Are Consumers Traveling Less in 2023?

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Does your business need to know if consumers are traveling less?

After Q4 2022’s mass travel disruptions, Spring Break 2023 was projected to be a season of increased travel, with consumers making up for lost travel time. Travelers were predicted to visit new locations and even vacation overseas in Q1 2023. So, as consumers become more adventurous and discretionary spending increases, how might this affect foot traffic to places in the travel industry? Is consumer foot traffic to hotels and other accommodations still on the rise?

Foot Traffic to Hotels & More

In our report, places in the category of Accommodations performed the lowest in terms of foot traffic. Overall, Accommodations saw a year-over-year decrease in foot traffic of -22%.

In this category, hotels and motels experienced the largest decreases in foot traffic for the time period analyzed. Foot traffic to hotels was down -24% year-over-year, and foot traffic to motels was down -28%. While these were the two largest decreases, foot traffic to lodge locations was also down by -16% year-over-year. With these being among the most popular types of accommodations for tourists, why might consumer foot traffic be decreasing at these locations? Are consumers actually traveling as much as they were projected to in Q1 2023?

Hotels in 2023

Recently, we’ve seen foot traffic increase at pricey coffee shops and mid-priced retailers like Target, suggesting that consumers are willing to spend a bit more freely in 2023. However, this doesn’t mean that consumers are more willing to spend on higher ticket items like travel. While Americans may be more open to affordable luxuries like coffee, they could still be concerned about job security and the overall economy, which may be affecting their interest in travel.

At the same time, price hikes and labor shortages have left many consumers feeling that travel just doesn’t provide the same value that it once did. In Q1 2023, U.S. hotel prices were up by an average 54% year-over-year, as the industry continued to struggle with supply and demand imbalances. Although nightly rates for Airbnbs were the highest they had ever been in the first quarter of 2022, the company recently warned that rates would decrease slightly in 2023 as demand for longer-term rentals dropped and more consumers returned to the office. The cost to fly is also sky-high this year, adding to the discontent many are feeling when traveling. Our takeaway? High prices and a return to more traditional work schedules could be key reasons why foot traffic to hotels and other accommodations is currently on the decline.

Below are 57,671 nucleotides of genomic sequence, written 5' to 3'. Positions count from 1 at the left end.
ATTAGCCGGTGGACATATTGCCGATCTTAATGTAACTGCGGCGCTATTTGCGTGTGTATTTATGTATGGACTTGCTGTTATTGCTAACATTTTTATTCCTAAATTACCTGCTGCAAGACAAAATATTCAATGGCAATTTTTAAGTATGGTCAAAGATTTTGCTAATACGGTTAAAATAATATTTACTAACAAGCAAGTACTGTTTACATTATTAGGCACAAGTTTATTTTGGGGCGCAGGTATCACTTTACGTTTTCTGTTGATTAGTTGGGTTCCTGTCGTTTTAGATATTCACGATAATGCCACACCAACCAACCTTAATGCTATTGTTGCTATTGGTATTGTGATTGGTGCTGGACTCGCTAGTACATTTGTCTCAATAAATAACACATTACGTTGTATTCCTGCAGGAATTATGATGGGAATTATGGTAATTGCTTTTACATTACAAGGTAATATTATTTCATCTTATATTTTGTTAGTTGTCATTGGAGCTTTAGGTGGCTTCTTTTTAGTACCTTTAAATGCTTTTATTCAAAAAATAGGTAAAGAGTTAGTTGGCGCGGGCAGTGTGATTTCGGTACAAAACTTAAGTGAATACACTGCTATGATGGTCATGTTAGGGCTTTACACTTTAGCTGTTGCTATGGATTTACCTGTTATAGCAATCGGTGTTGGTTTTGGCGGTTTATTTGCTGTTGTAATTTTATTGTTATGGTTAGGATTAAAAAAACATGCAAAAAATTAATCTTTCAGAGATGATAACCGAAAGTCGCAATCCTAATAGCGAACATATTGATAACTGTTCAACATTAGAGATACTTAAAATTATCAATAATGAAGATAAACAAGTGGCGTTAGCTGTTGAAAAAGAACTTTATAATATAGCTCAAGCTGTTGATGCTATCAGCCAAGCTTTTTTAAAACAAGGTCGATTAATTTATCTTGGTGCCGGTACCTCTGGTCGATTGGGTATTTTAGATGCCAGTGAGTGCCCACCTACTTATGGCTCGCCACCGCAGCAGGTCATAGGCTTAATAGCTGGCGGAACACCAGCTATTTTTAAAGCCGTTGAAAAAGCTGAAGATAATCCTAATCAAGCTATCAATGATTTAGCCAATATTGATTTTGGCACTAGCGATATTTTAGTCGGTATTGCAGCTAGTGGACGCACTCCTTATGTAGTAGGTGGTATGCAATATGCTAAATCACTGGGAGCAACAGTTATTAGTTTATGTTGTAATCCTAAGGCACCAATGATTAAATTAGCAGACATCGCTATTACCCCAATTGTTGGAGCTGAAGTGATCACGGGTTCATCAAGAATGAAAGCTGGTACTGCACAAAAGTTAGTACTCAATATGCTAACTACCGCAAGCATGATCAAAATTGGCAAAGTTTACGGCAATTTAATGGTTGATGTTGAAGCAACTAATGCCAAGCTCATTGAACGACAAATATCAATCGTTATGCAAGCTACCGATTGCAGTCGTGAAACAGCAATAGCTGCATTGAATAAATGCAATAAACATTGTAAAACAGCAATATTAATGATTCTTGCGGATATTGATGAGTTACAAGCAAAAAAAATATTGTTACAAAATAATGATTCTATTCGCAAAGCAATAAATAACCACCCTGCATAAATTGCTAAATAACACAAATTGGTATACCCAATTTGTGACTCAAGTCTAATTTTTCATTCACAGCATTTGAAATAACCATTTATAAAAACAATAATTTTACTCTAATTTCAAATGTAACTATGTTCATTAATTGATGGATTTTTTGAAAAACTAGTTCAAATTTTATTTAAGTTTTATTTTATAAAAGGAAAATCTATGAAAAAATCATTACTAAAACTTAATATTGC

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Although consumers believe the value of traveling is shrinking, they remain enthusiastic about travel in general. So, what does this mean for the travel industry for the rest of 2023?

Traveling Reshaped

2023 was expected to be the year that the travel industry would almost fully rebound from its pandemic slump. However, as the summer travel season sets in, hotels and resorts in some usually-popular destinations, many in Florida, are already seeing fewer bookings. So with destinations like Fort Lauderdale and Orlando welcoming fewer tourists, and foot traffic to hotels on the decline, consumers may be opting to travel a bit differently in 2023.

We expect that consumers will continue to prioritize leisure travel this season, but with post-pandemic economic disruptions like inflation and supply chain issues still affecting the cost of accommodations and flights, long-distance travel may be less common. Day or weekend trips, staying with family, or camping at a campground are all alternative lodging options that are far less expensive than a week-long stay at a traditional hotel. We also expect that smaller, local tourist destinations may get a boost in visitors as tourists seek out less-known destinations that are both more cost effective and more likely to meet their travel expectations for value and experience.


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